Top 3 Disease Issues for Tomatoes in San Antonio
Tomato disease can plague our vegetable gardens and turn our hard work into a shriveled or mushy mess. Today’s blog is about three diseases that we commonly encounter here in San Antonio, and how to avoid and treat them.
- Fusarium Wilt – This is a soil-borne disease that enters through the roots of young tomato plants and creates a blockage within the cells of the plant. The blockage prevents the plant from taking up nutrients and water through its roots. The plant wilts, doesn’t recover, then yellows and becomes stunted. Avoid getting it by rotating crops (not planting the same crop in the same spot each year), and making sure if you are reusing pots that they are disinfected (use a 90% water to 10% bleach solution) and that old potting soil is replaced with fresh. But the best way to prevent this disease is to plant tomatoes that are coded with VFN after their names for their resistance to this and other diseases.
- Blight – Blights are fungal diseases on tomatoes that show up around the middle of May. Blight produces yellow spots on the leaves of your tomato plant; starting with the lower leaves first. It will eventually spread to the entire plant and ruin your tomatoes. Avoid it by keeping water off of the leaves when you water, focusing on the root area instead. Treat it with a copper or sulfur fungicide at the earliest detection
- Blossom End Rot – While Blossom End Rot is a physiological disorder and not a disease, we are still including it in this troubleshooting blog. Blossom end rot produces dark-brown to black spots on the bottom of tomato fruits. Spots may eventually sink in. This can be caused by a couple of things: Your tomatoes may not be getting enough calcium or you may be letting your tomatoes dry out too much in between watering. Avoid Blossom End Rot by adding a handful of soft rock phosphate at the time of planting for calcium needs or adding gypsum to your soil if it lacks calcium. There are also foliar spray products, like Fertilome Yield Booster, that can add calcium to your plants after you have the problem. Be sure to keep on top of your watering schedule, or water more consistently if you haven’t been.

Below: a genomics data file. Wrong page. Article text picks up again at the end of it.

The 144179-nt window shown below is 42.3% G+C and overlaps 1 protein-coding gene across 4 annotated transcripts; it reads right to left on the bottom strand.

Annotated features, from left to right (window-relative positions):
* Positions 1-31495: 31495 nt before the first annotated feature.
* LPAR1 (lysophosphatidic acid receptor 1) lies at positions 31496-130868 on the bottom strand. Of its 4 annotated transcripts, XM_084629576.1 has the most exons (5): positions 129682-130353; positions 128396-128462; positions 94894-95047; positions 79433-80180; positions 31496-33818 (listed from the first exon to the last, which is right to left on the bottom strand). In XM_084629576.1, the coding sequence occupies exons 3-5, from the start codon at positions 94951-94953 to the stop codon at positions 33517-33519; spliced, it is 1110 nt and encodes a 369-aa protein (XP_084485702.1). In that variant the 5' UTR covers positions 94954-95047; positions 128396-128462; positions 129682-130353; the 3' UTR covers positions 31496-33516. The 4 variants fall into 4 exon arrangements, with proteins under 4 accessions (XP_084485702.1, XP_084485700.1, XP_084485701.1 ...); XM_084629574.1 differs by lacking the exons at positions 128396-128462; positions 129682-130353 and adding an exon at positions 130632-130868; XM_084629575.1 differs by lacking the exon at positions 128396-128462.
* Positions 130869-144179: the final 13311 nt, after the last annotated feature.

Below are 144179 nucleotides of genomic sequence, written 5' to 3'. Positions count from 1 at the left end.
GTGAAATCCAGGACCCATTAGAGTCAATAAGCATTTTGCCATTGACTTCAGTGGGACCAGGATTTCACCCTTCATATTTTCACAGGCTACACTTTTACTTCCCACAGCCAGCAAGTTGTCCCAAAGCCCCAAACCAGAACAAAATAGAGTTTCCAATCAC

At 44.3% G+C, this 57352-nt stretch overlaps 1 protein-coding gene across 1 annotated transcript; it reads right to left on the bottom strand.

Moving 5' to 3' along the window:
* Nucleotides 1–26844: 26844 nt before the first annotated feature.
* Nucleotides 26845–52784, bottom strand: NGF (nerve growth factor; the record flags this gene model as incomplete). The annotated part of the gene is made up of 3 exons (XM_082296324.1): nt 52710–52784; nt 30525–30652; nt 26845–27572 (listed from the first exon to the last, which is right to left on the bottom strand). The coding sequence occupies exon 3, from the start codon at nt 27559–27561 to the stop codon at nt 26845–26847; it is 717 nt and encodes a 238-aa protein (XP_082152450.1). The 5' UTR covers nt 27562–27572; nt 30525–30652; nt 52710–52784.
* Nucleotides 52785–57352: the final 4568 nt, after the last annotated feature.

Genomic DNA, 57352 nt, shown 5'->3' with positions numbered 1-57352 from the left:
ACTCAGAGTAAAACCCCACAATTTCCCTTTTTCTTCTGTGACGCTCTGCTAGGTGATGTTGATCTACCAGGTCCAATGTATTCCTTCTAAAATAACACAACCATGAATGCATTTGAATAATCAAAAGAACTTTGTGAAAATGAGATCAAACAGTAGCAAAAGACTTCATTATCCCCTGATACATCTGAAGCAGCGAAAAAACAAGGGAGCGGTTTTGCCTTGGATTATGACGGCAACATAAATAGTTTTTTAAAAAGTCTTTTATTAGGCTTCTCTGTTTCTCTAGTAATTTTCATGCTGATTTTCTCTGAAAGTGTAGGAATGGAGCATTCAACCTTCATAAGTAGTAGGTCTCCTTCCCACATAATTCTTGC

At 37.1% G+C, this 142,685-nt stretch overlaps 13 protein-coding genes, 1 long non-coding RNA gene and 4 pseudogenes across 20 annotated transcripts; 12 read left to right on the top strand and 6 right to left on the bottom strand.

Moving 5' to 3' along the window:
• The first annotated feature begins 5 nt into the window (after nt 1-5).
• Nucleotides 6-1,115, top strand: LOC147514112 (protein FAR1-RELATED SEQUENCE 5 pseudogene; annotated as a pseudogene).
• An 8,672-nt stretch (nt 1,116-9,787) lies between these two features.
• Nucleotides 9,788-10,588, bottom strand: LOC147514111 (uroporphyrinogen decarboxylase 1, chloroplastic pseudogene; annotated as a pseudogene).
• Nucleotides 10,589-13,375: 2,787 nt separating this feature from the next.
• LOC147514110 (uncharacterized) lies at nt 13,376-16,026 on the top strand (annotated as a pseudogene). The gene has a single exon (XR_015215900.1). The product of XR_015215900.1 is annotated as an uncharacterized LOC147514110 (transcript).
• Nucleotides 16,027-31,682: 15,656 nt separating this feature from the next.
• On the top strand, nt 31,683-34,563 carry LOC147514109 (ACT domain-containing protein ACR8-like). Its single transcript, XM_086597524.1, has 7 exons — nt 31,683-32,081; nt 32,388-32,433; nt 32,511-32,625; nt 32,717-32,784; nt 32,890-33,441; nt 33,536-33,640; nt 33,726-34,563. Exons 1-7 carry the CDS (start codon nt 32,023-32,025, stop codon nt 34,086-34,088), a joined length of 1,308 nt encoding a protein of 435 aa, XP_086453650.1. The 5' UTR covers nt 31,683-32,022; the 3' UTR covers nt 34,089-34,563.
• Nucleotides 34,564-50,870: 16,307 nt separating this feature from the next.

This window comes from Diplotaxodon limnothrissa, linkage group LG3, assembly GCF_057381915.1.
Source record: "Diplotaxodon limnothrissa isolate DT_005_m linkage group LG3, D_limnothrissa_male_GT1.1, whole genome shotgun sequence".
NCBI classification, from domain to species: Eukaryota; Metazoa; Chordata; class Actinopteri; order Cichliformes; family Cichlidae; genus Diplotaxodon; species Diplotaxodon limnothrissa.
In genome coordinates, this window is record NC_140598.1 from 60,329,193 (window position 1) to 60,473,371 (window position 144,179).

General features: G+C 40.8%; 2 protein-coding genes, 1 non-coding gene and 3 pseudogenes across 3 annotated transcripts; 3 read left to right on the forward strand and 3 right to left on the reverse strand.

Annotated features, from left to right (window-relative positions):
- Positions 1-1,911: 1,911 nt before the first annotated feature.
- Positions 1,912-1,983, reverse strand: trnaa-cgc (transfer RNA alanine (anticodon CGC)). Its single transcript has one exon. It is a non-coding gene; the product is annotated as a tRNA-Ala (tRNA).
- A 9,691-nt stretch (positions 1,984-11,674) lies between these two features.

(For beautiful disease-free tomato plants, try some of these preventative measures.)
Helpful Ways to Avoid Disease on Tomato Plants
- Mulch – Mulch your plants to avoid water splashing soil-borne diseases up onto the leaves of your plant.
- Drip Irrigaton – Use drip irrigation when you can. Keeping water off the foliage helps reduce disease issues.
- Air Circulation – Space plants with plenty of room between them to increase and improve air circulation. This allows air to move freely and helps prevent disease.
- Rotate Crops – Don’t plant the same crop in the same place in the garden year after year to reduce disease issues. Tomatoes really shouldn’t be planted in the same place within 3 years!
Look for these Disease Resistance Codes next to tomato names:
V Verticillium Wilt
F Fusarium Wilt
FF Fusarium, races 1 and 2
FFF Fusarium, races 1, 2, and 3
T Tobacco Mosaic Virus
St Stemphylium (Gray Leaf Spot)
TSWV Tomato Spotted Wilt Virus
If you have questions concerning a problem with your tomato plants, bring in a sample of the affected area (in a clear ziploc), and Rainbow Gardens will help you figure it out.
Pests bothering your tomatoes? Be sure to check out our Happy Gardener about the top tomato pests and how to deal with them.
~ The Happy Gardener